How is the debate about Iran intensifying in Israel?

Whilst Israel has always preferred that the Iranian nuclear programme be curtailed through international pressure, there has long been a debate about whether Israel should ultimately be willing to take military action. Israel has acted in the past to prevent other states from acquiring nuclear weapons. Israel bombed Iraq’s Osirak nuclear reactor in 1981 and, in an operation that was never formally acknowledged, bombed a secret Syrian nuclear reactor in 2007. Israel has almost certainly been involved in covert action to disrupt Iran’s nuclear programme. However, nobody in Israel is enthusiastic about military action against Iran’s nuclear programme, which involves far greater technical challenges and strategic risks. The debate is about whether at some point, the risks would be justified given the scale of the threat.

The frequent statements by Israeli leaders that ‘all options remain on the table’ have certainly been motivated in part to galavanise the international community to take action. However, evidence has mounted in the past year that Israel has not been bluffing. In January 2011, recently retired Mossad chief Meir Dagan came out forcefully against the idea of bombing Iran. The fact that he felt the need to do so was a sign of the very real debate taking place behind the scenes among Israel’s political and policy elite.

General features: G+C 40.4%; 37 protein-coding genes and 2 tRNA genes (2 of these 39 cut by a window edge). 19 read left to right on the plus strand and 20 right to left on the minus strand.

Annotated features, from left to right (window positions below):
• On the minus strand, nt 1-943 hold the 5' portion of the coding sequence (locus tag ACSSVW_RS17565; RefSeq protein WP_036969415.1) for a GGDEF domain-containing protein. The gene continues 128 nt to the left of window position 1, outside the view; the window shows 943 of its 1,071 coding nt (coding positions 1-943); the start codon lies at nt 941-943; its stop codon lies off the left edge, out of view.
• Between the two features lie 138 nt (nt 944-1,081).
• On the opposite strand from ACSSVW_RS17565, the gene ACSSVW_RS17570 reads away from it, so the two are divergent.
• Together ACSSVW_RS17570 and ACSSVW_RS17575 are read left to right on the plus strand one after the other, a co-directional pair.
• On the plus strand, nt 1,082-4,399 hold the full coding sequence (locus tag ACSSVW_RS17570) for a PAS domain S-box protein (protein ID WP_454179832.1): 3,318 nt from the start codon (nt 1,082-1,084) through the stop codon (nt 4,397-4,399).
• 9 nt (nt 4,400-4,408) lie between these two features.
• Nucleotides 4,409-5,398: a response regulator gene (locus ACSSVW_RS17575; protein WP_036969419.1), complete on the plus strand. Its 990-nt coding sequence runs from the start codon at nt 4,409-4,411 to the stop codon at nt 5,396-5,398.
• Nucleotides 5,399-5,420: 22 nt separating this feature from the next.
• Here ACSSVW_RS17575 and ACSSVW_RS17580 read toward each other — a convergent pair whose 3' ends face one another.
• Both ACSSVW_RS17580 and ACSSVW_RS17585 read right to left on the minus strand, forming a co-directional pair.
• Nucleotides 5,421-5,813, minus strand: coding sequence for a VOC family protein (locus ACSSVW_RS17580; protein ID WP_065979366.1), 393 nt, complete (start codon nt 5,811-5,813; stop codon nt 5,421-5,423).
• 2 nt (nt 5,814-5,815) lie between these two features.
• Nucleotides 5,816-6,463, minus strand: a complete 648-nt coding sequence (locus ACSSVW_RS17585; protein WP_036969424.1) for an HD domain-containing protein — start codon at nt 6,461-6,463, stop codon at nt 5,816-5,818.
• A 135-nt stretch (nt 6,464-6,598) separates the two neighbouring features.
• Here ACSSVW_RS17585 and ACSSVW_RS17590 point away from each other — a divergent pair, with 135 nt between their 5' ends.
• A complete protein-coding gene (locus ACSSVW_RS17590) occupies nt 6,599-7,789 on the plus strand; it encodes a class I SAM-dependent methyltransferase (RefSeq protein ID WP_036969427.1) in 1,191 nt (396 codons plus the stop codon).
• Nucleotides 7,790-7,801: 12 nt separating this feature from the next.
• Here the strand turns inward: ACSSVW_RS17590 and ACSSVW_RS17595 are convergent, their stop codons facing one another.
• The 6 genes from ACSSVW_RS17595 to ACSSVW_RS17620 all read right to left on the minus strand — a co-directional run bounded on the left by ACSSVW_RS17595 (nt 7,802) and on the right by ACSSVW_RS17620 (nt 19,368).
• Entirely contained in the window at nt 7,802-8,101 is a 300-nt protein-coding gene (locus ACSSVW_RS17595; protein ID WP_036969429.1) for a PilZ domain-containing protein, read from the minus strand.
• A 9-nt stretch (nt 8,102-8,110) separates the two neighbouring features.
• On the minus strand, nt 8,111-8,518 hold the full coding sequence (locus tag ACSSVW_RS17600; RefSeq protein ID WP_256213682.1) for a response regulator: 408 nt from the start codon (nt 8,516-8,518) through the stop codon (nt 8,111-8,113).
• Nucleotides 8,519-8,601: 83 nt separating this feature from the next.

The debate in Israel about the pros and cons of a military strike peaked in the last week, following the publication of an article by leading Israeli journalist Nahum Barnea on 28 October. He wrote in Yedioth Ahronoth that PM Netanyahu and Defence Minister Barak appeared to be pushing for action against Iran, despite concerns among senior military and intelligence officers. On 2 November, Haaretz reported that Netanyahu and Barak were working to muster the support for the proposal in the Israeli cabinet. The sudden exposure of the internal policy debate to the public has alarmed Israeli cabinet ministers, who have criticised Dagan and others for bringing this most sensitive of security issues into the public arena.